Do you have an hourly employee who seems to be getting a tremendous amount of work done? Make sure she isn’t skipping breaks.
Recent case: When Linda-Mae Mellon’s workload increased, she simply started skipping breaks and worked extra hours. Then her supervisors began checking her time records and told her she had to take her breaks. She got angry and was fired after the conversation deteriorated into a shouting match.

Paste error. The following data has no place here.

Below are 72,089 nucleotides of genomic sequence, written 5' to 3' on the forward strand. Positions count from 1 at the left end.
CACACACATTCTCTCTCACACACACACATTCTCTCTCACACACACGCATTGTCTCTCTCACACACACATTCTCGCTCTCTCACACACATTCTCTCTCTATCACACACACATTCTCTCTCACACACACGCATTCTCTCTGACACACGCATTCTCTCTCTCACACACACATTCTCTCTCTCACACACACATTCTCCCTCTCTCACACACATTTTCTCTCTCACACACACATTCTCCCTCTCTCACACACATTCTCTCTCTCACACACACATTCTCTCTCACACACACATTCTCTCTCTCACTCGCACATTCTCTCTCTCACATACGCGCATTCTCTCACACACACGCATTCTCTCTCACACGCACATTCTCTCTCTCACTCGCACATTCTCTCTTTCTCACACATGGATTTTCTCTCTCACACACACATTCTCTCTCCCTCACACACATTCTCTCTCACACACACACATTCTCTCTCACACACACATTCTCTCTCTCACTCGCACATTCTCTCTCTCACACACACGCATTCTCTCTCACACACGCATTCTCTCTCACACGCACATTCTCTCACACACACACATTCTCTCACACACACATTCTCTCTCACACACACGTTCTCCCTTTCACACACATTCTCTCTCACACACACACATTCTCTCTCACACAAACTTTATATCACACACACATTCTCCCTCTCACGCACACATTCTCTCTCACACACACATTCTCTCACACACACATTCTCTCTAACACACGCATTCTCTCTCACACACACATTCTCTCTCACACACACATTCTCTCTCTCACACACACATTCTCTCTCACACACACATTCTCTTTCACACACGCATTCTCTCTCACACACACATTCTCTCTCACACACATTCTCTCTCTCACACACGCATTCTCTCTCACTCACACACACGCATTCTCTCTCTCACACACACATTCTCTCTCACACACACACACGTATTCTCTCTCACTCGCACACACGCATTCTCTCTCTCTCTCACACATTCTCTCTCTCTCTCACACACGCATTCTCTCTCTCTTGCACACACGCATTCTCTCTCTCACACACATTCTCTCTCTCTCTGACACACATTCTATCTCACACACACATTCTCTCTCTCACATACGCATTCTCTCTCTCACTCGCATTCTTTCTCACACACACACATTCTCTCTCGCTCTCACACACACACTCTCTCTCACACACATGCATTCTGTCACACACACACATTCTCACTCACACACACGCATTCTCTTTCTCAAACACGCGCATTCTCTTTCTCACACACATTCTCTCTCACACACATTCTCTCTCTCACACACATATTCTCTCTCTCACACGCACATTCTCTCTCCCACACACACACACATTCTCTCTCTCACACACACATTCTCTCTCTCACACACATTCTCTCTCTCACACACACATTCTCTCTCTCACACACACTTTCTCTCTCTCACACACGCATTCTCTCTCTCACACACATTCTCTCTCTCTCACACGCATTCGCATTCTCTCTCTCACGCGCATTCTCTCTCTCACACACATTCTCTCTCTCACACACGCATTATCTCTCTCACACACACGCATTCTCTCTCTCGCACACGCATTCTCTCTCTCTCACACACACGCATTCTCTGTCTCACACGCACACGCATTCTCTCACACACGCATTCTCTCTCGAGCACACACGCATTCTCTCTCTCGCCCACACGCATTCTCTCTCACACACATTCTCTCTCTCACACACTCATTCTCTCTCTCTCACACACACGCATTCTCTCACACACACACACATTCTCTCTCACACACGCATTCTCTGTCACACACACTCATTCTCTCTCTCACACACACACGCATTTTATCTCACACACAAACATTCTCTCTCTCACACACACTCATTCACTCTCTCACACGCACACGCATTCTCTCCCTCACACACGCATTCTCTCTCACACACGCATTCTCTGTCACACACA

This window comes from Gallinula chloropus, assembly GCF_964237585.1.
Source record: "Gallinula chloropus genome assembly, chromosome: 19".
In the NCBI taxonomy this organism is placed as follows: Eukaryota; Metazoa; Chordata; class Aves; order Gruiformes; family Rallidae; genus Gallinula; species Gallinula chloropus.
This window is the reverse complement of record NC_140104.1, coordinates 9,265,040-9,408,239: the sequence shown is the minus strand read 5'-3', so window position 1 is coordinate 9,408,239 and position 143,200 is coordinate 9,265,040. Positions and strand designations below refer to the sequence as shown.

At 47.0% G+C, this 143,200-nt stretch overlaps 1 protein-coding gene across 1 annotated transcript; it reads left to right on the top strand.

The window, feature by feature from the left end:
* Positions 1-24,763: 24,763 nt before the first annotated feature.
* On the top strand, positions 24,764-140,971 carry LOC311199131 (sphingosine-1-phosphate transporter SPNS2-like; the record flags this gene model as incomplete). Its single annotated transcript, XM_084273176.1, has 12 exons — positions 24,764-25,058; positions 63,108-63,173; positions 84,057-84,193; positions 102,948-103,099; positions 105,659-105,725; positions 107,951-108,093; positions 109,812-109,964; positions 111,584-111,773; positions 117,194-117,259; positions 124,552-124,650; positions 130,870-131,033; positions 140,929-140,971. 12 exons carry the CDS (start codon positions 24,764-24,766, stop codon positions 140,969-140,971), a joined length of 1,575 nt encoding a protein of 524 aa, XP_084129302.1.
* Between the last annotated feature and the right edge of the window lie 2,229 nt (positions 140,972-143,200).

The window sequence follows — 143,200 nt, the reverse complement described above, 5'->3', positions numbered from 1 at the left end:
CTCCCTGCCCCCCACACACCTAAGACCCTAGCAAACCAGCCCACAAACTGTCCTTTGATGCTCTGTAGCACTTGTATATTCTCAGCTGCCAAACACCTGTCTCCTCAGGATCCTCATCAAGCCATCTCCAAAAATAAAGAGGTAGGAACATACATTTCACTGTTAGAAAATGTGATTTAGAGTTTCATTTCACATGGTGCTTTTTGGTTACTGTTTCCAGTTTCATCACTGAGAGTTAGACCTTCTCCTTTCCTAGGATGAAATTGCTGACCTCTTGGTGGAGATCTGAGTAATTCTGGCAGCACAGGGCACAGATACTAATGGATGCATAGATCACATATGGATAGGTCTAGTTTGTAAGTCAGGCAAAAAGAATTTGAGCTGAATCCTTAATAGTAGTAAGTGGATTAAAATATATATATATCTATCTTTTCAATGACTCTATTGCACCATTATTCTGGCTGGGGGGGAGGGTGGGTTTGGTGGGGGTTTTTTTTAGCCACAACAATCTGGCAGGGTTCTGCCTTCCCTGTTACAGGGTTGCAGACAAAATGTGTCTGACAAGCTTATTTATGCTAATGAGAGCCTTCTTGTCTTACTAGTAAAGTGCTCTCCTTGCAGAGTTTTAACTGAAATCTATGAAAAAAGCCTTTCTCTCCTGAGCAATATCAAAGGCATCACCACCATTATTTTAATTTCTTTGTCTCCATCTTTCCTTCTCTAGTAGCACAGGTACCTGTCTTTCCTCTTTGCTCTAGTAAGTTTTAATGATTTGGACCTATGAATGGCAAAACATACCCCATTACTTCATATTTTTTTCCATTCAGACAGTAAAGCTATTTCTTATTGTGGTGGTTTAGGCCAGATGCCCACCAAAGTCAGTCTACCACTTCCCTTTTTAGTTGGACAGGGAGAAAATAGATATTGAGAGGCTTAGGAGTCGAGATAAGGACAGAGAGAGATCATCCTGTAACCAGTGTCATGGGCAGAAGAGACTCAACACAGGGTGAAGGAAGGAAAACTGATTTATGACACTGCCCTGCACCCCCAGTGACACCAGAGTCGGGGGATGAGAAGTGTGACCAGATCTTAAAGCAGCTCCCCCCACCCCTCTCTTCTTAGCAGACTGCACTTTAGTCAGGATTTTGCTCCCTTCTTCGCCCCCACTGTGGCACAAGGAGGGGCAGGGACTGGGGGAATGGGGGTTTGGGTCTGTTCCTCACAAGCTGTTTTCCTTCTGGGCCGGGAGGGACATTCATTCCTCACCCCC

Mellon sued, alleging her employer forced her to falsify time records.
The court dismissed the case, reasoning she had been fired for failing to record her time accurately without her company’s knowledge. Had the employer ignored the warning signs and allowed her to keep working without pay, she might have won. (Mellon v. Hospice Preferred Choice, No. 09-932, DC MN, 2011)